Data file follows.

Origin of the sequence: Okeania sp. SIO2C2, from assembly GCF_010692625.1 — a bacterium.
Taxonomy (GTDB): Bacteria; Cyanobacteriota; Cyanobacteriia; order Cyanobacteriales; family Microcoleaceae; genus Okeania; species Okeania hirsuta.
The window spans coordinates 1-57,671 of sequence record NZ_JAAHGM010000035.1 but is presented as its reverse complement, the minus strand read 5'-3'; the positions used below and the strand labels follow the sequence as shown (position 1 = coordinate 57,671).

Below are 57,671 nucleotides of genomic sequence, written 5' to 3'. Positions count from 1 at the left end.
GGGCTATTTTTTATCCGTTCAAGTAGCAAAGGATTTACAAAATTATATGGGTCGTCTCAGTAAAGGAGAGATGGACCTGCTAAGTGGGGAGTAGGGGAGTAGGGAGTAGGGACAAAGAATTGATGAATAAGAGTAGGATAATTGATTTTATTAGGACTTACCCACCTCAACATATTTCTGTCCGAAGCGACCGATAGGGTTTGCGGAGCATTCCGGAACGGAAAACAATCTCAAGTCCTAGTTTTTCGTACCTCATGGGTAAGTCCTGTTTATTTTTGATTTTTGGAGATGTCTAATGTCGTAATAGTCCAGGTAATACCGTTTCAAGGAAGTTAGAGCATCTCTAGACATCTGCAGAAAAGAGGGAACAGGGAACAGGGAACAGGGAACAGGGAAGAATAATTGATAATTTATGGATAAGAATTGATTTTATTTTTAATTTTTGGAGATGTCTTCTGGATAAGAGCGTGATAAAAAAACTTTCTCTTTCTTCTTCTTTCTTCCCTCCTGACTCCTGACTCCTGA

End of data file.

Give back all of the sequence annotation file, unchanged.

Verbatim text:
Origin of the sequence: Okeania sp. SIO2C2, from assembly GCF_010692625.1 — a bacterium.
Taxonomy (GTDB): Bacteria; Cyanobacteriota; Cyanobacteriia; order Cyanobacteriales; family Microcoleaceae; genus Okeania; species Okeania hirsuta.
The window spans coordinates 1-57,671 of sequence record NZ_JAAHGM010000035.1 but is presented as its reverse complement, the minus strand read 5'-3'; the positions used below and the strand labels follow the sequence as shown (position 1 = coordinate 57,671).

Below are 57,671 nucleotides of genomic sequence, written 5' to 3'. Positions count from 1 at the left end.
GGGCTATTTTTTATCCGTTCAAGTAGCAAAGGATTTACAAAATTATATGGGTCGTCTCAGTAAAGGAGAGATGGACCTGCTAAGTGGGGAGTAGGGGAGTAGGGAGTAGGGACAAAGAATTGATGAATAAGAGTAGGATAATTGATTTTATTAGGACTTACCCACCTCAACATATTTCTGTCCGAAGCGACCGATAGGGTTTGCGGAGCATTCCGGAACGGAAAACAATCTCAAGTCCTAGTTTTTCGTACCTCATGGGTAAGTCCTGTTTATTTTTGATTTTTGGAGATGTCTAATGTCGTAATAGTCCAGGTAATACCGTTTCAAGGAAGTTAGAGCATCTCTAGACATCTGCAGAAAAGAGGGAACAGGGAACAGGGAACAGGGAACAGGGAAGAATAATTGATAATTTATGGATAAGAATTGATTTTATTTTTAATTTTTGGAGATGTCTTCTGGATAAGAGCGTGATAAAAAAACTTTCTCTTTCTTCTTCTTTCTTCCCTCCTGACTCCTGACTCCTGA